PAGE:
I really enjoyed this book.  It reminded me of The Girl Who Drank the Moon.  The world felt new and completely different to me, but at the same time, it had the flavor of an old fairy tale—familiar and comforting.  I know that doesn’t make sense, but there it is.  Mayka is sincere and honest, and reads just like a girl who has grown up in an uncomplicated environment.

Most of all, I loved the idea of the marks that animate the creatures.  Each mark tells the story of the creature and shapes their personality.  But the book teaches us that we are the masters of our own stories, and we get to determine for ourselves if we’re going to follow the course laid out for us or if we’re going to change.  Put this in the hands of 3-7 graders who like fantasy, adventure, fairy tales, or just a good story.

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Book Review – The Elephant Thief by Jane Kerr

Elephant ThiefBy Awnali Mills

In Edinburgh, 1872, mute Boy is scratching out a hand-to-mouth existence as a pickpocket.  When the criminal Scratcherd sets him to recover what a dead man stole, Boy is confident he can do the job.  But he never counted on the crazy series of events that landed him in the role of Indian royalty, caring for Maharajah the Magnificent, a gentle elephant on a cross county trip.  Along the way, he acquires a fancy new wardrobe, tons of admirers, a new friend, and a new name.  But will the faceless villains trying to stop their trip kill Maharajah before they get to Belle Vue?  Will Scratcherd catch up to Boy and end his new life before he really gets a chance to enjoy it?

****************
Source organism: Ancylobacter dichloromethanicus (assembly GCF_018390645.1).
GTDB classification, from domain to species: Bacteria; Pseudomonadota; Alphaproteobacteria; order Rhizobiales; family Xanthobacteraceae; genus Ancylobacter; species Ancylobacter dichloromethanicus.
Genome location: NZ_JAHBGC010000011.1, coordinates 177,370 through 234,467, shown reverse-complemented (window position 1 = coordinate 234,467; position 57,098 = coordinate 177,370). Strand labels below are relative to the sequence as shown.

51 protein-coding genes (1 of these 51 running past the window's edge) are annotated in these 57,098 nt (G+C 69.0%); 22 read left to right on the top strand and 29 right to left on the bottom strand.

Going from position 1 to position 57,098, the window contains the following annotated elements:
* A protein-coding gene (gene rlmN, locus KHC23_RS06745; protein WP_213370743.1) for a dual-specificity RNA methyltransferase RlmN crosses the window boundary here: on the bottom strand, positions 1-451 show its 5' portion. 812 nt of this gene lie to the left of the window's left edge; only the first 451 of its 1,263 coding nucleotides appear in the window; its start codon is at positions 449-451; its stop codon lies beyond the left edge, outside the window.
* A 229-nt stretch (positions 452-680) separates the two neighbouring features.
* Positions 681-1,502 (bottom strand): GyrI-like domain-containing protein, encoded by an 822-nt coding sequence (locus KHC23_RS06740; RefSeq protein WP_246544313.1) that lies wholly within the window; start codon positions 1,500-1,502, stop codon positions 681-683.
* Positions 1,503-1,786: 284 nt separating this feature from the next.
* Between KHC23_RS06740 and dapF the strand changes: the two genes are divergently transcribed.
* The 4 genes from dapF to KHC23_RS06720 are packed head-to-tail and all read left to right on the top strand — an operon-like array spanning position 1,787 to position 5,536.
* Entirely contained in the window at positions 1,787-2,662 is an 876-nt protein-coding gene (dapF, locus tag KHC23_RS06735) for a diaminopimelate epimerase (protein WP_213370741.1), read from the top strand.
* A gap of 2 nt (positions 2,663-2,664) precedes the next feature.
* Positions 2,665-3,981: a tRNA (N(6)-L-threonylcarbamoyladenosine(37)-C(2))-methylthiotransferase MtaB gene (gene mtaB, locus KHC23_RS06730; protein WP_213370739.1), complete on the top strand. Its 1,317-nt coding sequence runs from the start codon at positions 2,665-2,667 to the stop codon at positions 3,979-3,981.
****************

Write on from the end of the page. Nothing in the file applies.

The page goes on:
I truly enjoyed this historical fiction story.  It’s based on a true story about Maharajah the Elephant (whose bones can be seen at the Manchester Museum) and the trip he took across the country to get to Belle Vue.  Boy, who has never known a family, or loyalty, or the warmth of friendship, is given the chance to learn all of these things.  He is a diamond in the rough, and watching his old life being chipped away is a joy.  It’s also a great “whodunit,” and had me fooled—which is not easy to do.  I would give it to anyone in grades 3-6 who enjoys historical fiction, loves animals, or likes mystery or adventure.

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Book Review – The Parker Inheritance by Varian Johnson

Parker InheritanceBy Awnali Mills

Twelve-year-old Candice is stuck in the small town of Lambert, SC, for the summer while her newly divorced parents try to sell the home she grew up in.  She’s upset at missing hanging out with her friends, but is enjoying her new friendship with Brandon, the boy across the street.  Together they have decided to try solving the mystery that chased Candice’s grandmother out of town many years ago.  If they can solve the mystery, they will find a treasure—but is the whole thing a hoax?  As Candice and Brandon start unraveling clues, they learn about an ugly racial incident that destroyed three families and has almost destroyed the town.  Will they solve the mystery, or will the hateful past hurt them, too?

Johnson is a master storyteller who successfully weaves the stories of the past with current problems.  He draws subtle parallels between disadvantaged people groups in different times, questioning their treatment and urging tolerance and understanding.  Every time I picked up the book, I lost track of time and had to be pulled away.  I was really impressed by the many threads Johnson wove into a web of clues—I have no idea how he kept track of them all!  Definitely too much for MY brain!  This is definitely an upper elementary to middle school book, because it deals with some pretty ugly violence.  Don’t let that stop you from recommending it to your older mystery lovers—especially fans of The Westing Game (the book is mentioned several times).